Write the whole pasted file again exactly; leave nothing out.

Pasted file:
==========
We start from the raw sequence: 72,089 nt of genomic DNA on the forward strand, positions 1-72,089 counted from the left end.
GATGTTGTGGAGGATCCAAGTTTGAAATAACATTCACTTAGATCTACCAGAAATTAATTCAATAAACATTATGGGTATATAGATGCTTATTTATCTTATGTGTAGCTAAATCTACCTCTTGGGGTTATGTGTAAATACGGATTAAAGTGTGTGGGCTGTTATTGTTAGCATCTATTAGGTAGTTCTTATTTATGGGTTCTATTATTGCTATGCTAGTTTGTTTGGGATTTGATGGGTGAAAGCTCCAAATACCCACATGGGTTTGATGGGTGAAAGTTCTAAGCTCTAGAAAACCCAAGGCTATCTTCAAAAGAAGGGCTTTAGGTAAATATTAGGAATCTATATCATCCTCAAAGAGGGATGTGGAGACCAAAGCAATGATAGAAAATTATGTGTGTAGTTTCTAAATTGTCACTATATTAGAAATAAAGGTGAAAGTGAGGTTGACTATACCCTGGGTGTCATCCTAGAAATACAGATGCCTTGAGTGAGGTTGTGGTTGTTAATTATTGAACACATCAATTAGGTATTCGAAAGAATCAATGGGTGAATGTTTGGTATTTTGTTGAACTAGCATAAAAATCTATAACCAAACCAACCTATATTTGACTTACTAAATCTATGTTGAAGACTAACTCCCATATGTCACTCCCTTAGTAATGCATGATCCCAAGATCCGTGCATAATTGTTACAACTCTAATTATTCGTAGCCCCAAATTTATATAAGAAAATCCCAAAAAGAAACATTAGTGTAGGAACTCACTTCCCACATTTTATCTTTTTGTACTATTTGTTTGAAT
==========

We start from the raw sequence: 72,089 nt of genomic DNA on the forward strand, positions 1-72,089 counted from the left end.
GATGTTGTGGAGGATCCAAGTTTGAAATAACATTCACTTAGATCTACCAGAAATTAATTCAATAAACATTATGGGTATATAGATGCTTATTTATCTTATGTGTAGCTAAATCTACCTCTTGGGGTTATGTGTAAATACGGATTAAAGTGTGTGGGCTGTTATTGTTAGCATCTATTAGGTAGTTCTTATTTATGGGTTCTATTATTGCTATGCTAGTTTGTTTGGGATTTGATGGGTGAAAGCTCCAAATACCCACATGGGTTTGATGGGTGAAAGTTCTAAGCTCTAGAAAACCCAAGGCTATCTTCAAAAGAAGGGCTTTAGGTAAATATTAGGAATCTATATCATCCTCAAAGAGGGATGTGGAGACCAAAGCAATGATAGAAAATTATGTGTGTAGTTTCTAAATTGTCACTATATTAGAAATAAAGGTGAAAGTGAGGTTGACTATACCCTGGGTGTCATCCTAGAAATACAGATGCCTTGAGTGAGGTTGTGGTTGTTAATTATTGAACACATCAATTAGGTATTCGAAAGAATCAATGGGTGAATGTTTGGTATTTTGTTGAACTAGCATAAAAATCTATAACCAAACCAACCTATATTTGACTTACTAAATCTATGTTGAAGACTAACTCCCATATGTCACTCCCTTAGTAATGCATGATCCCAAGATCCGTGCATAATTGTTACAACTCTAATTATTCGTAGCCCCAAATTTATATAAGAAAATCCCAAAAAGAAACATTAGTGTAGGAACTCACTTCCCACATTTTATCTTTTTGTACTATTTGTTTGAAT